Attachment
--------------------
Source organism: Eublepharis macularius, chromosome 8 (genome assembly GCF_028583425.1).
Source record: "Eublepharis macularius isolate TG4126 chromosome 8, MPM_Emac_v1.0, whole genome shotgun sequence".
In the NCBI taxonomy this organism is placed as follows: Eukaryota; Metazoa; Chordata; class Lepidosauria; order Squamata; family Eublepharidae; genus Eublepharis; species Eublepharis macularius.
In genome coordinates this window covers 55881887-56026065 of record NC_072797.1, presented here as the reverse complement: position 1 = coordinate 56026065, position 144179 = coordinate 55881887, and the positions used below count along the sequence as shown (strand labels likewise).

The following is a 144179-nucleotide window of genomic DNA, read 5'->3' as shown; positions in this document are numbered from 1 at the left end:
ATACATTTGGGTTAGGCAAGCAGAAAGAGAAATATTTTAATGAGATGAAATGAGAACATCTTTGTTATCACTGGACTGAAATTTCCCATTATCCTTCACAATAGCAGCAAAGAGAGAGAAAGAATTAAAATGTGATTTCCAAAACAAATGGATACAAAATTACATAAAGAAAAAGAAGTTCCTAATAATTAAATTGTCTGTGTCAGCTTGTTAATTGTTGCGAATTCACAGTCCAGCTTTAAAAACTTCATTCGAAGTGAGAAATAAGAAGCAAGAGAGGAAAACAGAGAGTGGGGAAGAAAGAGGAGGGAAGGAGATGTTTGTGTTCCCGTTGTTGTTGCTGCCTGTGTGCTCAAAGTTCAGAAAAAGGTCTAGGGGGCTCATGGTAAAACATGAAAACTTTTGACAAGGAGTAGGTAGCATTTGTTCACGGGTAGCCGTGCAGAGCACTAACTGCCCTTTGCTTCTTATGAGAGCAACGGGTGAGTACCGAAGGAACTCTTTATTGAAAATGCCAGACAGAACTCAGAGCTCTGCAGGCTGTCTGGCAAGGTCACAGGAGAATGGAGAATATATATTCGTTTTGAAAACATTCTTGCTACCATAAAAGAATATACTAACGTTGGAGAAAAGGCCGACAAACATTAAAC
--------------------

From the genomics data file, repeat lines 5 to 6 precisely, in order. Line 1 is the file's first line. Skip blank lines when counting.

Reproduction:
The following is a 144179-nucleotide window of genomic DNA, read 5'->3' as shown; positions in this document are numbered from 1 at the left end:
ATACATTTGGGTTAGGCAAGCAGAAAGAGAAATATTTTAATGAGATGAAATGAGAACATCTTTGTTATCACTGGACTGAAATTTCCCATTATCCTTCACAATAGCAGCAAAGAGAGAGAAAGAATTAAAATGTGATTTCCAAAACAAATGGATACAAAATTACATAAAGAAAAAGAAGTTCCTAATAATTAAATTGTCTGTGTCAGCTTGTTAATTGTTGCGAATTCACAGTCCAGCTTTAAAAACTTCATTCGAAGTGAGAAATAAGAAGCAAGAGAGGAAAACAGAGAGTGGGGAAGAAAGAGGAGGGAAGGAGATGTTTGTGTTCCCGTTGTTGTTGCTGCCTGTGTGCTCAAAGTTCAGAAAAAGGTCTAGGGGGCTCATGGTAAAACATGAAAACTTTTGACAAGGAGTAGGTAGCATTTGTTCACGGGTAGCCGTGCAGAGCACTAACTGCCCTTTGCTTCTTATGAGAGCAACGGGTGAGTACCGAAGGAACTCTTTATTGAAAATGCCAGACAGAACTCAGAGCTCTGCAGGCTGTCTGGCAAGGTCACAGGAGAATGGAGAATATATATTCGTTTTGAAAACATTCTTGCTACCATAAAAGAATATACTAACGTTGGAGAAAAGGCCGACAAACATTAAAC